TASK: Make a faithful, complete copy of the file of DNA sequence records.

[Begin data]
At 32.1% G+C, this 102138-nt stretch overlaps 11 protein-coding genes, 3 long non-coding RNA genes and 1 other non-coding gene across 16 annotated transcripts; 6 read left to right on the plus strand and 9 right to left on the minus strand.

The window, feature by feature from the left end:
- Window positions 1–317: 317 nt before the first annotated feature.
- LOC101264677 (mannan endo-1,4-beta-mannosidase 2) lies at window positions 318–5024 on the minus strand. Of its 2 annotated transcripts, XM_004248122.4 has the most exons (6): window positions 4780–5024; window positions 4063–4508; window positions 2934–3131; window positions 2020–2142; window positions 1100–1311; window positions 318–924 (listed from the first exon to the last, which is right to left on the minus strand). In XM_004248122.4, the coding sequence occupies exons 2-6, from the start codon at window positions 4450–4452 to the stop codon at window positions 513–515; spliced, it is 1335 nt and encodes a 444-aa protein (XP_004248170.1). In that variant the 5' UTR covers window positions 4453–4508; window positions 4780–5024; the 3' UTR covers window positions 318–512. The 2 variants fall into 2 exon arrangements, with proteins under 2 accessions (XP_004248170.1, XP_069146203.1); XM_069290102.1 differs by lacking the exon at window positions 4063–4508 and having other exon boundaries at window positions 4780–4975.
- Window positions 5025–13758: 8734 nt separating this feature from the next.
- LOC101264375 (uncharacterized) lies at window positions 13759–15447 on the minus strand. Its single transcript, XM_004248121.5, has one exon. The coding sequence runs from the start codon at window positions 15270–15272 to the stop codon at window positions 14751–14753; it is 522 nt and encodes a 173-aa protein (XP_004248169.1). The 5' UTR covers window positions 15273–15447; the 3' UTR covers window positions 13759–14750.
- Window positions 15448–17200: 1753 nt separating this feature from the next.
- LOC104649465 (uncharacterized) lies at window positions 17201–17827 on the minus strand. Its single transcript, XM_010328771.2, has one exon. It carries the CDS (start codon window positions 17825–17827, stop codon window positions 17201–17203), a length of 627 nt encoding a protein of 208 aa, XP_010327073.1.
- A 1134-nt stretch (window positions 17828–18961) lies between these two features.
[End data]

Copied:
At 32.1% G+C, this 102138-nt stretch overlaps 11 protein-coding genes, 3 long non-coding RNA genes and 1 other non-coding gene across 16 annotated transcripts; 6 read left to right on the plus strand and 9 right to left on the minus strand.

The window, feature by feature from the left end:
- Window positions 1–317: 317 nt before the first annotated feature.
- LOC101264677 (mannan endo-1,4-beta-mannosidase 2) lies at window positions 318–5024 on the minus strand. Of its 2 annotated transcripts, XM_004248122.4 has the most exons (6): window positions 4780–5024; window positions 4063–4508; window positions 2934–3131; window positions 2020–2142; window positions 1100–1311; window positions 318–924 (listed from the first exon to the last, which is right to left on the minus strand). In XM_004248122.4, the coding sequence occupies exons 2-6, from the start codon at window positions 4450–4452 to the stop codon at window positions 513–515; spliced, it is 1335 nt and encodes a 444-aa protein (XP_004248170.1). In that variant the 5' UTR covers window positions 4453–4508; window positions 4780–5024; the 3' UTR covers window positions 318–512. The 2 variants fall into 2 exon arrangements, with proteins under 2 accessions (XP_004248170.1, XP_069146203.1); XM_069290102.1 differs by lacking the exon at window positions 4063–4508 and having other exon boundaries at window positions 4780–4975.
- Window positions 5025–13758: 8734 nt separating this feature from the next.
- LOC101264375 (uncharacterized) lies at window positions 13759–15447 on the minus strand. Its single transcript, XM_004248121.5, has one exon. The coding sequence runs from the start codon at window positions 15270–15272 to the stop codon at window positions 14751–14753; it is 522 nt and encodes a 173-aa protein (XP_004248169.1). The 5' UTR covers window positions 15273–15447; the 3' UTR covers window positions 13759–14750.
- Window positions 15448–17200: 1753 nt separating this feature from the next.
- LOC104649465 (uncharacterized) lies at window positions 17201–17827 on the minus strand. Its single transcript, XM_010328771.2, has one exon. It carries the CDS (start codon window positions 17825–17827, stop codon window positions 17201–17203), a length of 627 nt encoding a protein of 208 aa, XP_010327073.1.
- A 1134-nt stretch (window positions 17828–18961) lies between these two features.